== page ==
For fibroid pain relief, women can use nonsteroidal anti-inflammatory drugs (NSAIDS), such as ibuprofen (Motrin, Advil, generic) or naproxen (Aleve, generic).
Prescription drug treatment of fibroids uses medicines that block or suppress estrogen, progesterone, or both hormones.
Oral contraceptives (OCs) are sometimes used to control the heavy menstrual bleeding associated with fibroids, but they do not help prevent fibroid growth. Newer types of continuous-dosing OCs reduce or eliminate the number of periods a woman has per year.
Intrauterine devices (IUDs) that release progestin can be very beneficial for reducing heavy bleeding. Specifically, the levonorgestrel-releasing intrauterine system, or LNG-IUS (Mirena), has shown excellent results. It is approved by the FDA to treat heavy menstrual bleeding. Many doctors now recommend the LNG-IUS as a first-line treatment for heavy menstrual bleeding, particularly for women who may face hysterectomy (removal of uterus). [For more information, see In-Depth Report #100: Menstrual disorders.]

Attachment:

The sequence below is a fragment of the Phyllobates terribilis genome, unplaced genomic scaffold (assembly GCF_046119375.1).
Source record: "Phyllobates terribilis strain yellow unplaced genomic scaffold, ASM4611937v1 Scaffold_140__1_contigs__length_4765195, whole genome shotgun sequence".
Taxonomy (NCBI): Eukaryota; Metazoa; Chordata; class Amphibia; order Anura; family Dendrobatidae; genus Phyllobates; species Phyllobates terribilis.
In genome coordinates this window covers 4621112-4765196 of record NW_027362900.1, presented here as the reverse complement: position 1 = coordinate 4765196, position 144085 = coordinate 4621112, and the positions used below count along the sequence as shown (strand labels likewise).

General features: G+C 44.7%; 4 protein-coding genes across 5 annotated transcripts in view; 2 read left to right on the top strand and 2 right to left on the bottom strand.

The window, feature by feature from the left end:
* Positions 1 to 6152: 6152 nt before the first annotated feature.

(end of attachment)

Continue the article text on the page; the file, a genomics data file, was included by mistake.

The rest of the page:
Gonadotropin releasing hormone (GnRH) blocks the release of the reproductive hormones LH (luteinizing hormone) and FSH (follicular-stimulating hormone). As a result, the ovaries stop ovulating and no longer produce estrogen. GnRH agonists include the implant goserelin (Zoladex), a monthly injection of leuprolide (depot Lupron), the nasal spray nafarelin (Synarel), and buserelin (Suprefact), which is given either as a nasal spray or injection.. Such drugs may be used alone or in preparation for procedures used to destroy the uterine lining.
Review Date: 07/26/2010
Reviewed By: Reviewed by Harvey Simon, MD, Editor-in-Chief, Associate Professor of Medicine, Harvard Medical School; Physician, Massachusetts General Hospital. Also reviewed by David Zieve, MD, MHA, Medical Director, A.D.A.M., Inc.